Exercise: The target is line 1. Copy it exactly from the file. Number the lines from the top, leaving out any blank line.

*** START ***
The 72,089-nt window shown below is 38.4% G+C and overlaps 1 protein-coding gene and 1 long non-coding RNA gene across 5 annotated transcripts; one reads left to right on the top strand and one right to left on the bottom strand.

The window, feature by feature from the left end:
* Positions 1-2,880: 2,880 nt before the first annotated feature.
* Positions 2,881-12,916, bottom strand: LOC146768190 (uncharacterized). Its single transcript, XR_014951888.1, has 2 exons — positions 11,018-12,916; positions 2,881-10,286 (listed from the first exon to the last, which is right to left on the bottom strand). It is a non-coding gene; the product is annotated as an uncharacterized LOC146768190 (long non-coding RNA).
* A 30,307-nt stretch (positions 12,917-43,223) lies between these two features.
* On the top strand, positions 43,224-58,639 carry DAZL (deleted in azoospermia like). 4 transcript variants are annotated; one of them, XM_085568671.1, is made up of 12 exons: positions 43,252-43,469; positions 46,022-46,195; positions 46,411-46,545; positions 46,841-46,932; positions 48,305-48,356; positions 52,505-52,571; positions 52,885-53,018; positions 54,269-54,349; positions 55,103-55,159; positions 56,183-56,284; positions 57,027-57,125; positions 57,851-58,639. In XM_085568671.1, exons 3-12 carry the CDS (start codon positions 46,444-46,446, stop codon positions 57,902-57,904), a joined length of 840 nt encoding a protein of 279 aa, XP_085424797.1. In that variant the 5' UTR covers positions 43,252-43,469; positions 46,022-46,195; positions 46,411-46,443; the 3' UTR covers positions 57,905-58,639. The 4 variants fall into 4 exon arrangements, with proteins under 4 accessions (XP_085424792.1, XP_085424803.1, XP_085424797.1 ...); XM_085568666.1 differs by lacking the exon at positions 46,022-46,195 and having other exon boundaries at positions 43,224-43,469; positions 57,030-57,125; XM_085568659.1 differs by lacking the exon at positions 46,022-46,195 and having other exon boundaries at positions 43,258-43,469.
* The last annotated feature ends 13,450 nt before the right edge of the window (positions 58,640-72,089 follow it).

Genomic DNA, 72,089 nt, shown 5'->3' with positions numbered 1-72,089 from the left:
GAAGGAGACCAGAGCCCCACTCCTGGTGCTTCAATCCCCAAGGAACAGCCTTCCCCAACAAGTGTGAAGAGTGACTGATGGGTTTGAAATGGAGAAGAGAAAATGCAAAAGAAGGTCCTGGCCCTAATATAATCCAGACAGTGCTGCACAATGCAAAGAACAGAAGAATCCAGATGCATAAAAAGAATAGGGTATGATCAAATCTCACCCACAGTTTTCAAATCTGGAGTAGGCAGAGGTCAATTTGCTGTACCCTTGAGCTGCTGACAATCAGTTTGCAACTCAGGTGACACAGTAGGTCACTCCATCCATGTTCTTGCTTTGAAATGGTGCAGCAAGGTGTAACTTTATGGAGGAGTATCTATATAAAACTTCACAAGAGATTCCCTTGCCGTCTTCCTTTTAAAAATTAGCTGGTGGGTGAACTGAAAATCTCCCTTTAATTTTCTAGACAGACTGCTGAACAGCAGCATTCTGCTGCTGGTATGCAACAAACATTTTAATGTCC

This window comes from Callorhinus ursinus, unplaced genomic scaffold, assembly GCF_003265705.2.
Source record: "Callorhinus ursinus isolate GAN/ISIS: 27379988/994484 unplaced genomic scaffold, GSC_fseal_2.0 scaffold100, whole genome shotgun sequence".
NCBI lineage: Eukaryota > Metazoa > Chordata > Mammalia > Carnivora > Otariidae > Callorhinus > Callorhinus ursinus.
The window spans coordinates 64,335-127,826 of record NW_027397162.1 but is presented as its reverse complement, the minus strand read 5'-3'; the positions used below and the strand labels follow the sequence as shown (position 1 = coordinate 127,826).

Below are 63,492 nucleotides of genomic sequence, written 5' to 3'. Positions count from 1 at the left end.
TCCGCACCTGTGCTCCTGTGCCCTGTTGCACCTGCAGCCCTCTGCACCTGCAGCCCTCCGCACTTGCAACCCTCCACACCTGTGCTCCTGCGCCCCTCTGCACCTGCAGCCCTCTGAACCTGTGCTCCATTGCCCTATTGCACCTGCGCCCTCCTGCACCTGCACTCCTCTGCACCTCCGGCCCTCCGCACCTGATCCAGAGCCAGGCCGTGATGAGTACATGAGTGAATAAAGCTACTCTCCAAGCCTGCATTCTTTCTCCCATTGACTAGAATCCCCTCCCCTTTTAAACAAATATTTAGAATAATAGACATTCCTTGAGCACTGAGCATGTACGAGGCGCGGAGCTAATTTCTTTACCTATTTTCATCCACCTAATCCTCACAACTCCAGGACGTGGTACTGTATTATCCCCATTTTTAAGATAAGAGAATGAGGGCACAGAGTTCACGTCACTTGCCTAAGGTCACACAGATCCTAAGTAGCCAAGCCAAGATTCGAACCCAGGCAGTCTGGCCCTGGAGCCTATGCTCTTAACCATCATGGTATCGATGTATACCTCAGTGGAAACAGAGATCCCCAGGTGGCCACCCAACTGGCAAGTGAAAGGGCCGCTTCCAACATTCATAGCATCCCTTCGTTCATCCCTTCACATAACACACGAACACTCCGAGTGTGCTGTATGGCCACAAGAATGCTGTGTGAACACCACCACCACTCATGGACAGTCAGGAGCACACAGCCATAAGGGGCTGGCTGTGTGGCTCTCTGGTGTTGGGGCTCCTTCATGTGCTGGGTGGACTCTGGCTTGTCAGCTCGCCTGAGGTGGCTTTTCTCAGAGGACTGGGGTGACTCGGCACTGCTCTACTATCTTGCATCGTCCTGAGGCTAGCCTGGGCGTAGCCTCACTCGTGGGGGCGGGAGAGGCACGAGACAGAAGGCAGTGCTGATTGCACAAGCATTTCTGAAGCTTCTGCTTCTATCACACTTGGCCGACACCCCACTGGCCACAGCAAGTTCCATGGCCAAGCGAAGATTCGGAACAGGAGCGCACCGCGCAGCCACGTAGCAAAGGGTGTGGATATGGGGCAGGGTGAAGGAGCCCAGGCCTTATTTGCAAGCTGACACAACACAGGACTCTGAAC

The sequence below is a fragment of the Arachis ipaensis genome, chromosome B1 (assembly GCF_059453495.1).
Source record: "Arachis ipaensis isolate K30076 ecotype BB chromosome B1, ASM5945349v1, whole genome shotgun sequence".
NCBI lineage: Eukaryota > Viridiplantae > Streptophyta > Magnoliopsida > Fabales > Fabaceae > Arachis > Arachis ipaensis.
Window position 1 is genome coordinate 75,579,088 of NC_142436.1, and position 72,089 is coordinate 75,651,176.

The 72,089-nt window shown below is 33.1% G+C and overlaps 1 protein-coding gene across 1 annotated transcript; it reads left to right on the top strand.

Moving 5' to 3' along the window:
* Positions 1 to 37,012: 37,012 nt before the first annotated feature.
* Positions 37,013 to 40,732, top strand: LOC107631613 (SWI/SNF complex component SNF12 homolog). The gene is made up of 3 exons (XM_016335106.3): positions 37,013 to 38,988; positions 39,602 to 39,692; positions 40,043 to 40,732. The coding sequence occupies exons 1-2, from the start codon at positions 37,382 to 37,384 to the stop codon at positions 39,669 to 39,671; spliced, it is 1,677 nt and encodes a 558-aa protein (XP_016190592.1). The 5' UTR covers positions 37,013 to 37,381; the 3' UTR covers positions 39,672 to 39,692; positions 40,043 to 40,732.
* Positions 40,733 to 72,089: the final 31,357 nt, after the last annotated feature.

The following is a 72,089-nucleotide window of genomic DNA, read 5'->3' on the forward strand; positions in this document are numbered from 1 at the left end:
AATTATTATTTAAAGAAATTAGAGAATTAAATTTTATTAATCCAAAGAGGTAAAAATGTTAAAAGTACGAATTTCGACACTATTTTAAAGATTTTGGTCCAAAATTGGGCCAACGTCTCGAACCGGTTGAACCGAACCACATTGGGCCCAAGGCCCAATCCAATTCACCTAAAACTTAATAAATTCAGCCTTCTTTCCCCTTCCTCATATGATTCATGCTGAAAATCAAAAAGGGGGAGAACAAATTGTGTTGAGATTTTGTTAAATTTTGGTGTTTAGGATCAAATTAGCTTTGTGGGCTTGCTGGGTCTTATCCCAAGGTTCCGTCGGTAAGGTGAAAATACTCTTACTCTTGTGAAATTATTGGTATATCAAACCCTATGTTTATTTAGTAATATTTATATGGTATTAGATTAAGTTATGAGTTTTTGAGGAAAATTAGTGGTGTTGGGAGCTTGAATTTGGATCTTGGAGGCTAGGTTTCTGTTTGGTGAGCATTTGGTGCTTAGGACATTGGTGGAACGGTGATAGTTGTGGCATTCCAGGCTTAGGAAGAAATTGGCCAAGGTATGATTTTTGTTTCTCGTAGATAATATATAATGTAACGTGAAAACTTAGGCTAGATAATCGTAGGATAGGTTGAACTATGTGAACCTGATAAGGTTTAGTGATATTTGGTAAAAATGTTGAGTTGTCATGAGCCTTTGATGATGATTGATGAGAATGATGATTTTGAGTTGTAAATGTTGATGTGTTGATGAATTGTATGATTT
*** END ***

The 72,089-nt window shown below is 38.4% G+C and overlaps 1 protein-coding gene and 1 long non-coding RNA gene across 5 annotated transcripts; one reads left to right on the top strand and one right to left on the bottom strand.